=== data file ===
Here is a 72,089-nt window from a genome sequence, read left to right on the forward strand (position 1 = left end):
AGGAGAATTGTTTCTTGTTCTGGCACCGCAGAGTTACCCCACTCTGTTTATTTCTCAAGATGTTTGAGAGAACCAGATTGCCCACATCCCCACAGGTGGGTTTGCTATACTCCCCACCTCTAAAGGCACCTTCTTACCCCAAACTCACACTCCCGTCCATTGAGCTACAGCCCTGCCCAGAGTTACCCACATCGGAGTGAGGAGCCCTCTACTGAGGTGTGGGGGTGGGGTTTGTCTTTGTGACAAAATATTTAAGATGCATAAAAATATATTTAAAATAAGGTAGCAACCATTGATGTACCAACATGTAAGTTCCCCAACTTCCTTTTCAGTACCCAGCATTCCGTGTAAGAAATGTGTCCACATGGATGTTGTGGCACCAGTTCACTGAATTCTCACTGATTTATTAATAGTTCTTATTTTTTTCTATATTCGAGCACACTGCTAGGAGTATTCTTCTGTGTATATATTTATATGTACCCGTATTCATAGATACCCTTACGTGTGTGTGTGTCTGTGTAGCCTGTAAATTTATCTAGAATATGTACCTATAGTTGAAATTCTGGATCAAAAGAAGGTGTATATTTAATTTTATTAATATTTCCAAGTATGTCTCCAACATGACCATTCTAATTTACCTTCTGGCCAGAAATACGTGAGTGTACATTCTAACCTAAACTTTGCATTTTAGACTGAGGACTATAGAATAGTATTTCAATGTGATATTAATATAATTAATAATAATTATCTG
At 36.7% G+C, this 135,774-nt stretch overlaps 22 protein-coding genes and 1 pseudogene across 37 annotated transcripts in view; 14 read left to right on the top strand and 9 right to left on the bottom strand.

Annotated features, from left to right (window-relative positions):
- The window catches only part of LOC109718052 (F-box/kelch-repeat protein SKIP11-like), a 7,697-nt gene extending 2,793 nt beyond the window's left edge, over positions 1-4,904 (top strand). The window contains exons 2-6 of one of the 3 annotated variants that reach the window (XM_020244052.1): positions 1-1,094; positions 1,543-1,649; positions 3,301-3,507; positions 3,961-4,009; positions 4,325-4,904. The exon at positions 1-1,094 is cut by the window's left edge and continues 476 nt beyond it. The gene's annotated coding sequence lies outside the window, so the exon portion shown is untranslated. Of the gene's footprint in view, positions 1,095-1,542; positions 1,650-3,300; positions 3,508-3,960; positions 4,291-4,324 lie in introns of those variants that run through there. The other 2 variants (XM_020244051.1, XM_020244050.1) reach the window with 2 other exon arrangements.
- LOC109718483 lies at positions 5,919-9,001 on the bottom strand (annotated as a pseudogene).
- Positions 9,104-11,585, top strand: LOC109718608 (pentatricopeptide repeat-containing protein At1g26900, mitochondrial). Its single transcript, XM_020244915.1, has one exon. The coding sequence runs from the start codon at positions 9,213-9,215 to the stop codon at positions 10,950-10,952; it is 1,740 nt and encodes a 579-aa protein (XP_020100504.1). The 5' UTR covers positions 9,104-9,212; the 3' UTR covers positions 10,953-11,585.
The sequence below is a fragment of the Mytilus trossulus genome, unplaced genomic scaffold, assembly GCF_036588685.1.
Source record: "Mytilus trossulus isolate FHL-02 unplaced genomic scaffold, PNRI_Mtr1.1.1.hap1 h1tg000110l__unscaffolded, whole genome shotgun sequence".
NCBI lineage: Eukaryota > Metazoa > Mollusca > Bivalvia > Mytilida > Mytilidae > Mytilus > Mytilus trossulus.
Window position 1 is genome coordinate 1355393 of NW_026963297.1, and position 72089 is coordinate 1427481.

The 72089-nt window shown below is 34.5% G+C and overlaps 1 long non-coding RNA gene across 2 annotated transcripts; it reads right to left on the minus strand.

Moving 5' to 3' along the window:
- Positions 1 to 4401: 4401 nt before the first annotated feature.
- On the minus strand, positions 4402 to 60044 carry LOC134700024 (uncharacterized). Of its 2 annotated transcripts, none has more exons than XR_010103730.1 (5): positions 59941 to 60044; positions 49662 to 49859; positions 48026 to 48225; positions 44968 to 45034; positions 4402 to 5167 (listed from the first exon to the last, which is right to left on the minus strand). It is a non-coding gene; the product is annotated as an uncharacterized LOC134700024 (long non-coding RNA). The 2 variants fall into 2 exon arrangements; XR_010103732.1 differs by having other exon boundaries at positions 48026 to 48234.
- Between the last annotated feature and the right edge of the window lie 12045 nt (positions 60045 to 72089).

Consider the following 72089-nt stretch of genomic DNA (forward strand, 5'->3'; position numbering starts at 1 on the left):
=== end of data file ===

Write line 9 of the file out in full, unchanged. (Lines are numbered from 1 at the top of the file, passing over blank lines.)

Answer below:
Source record: "Mytilus trossulus isolate FHL-02 unplaced genomic scaffold, PNRI_Mtr1.1.1.hap1 h1tg000110l__unscaffolded, whole genome shotgun sequence".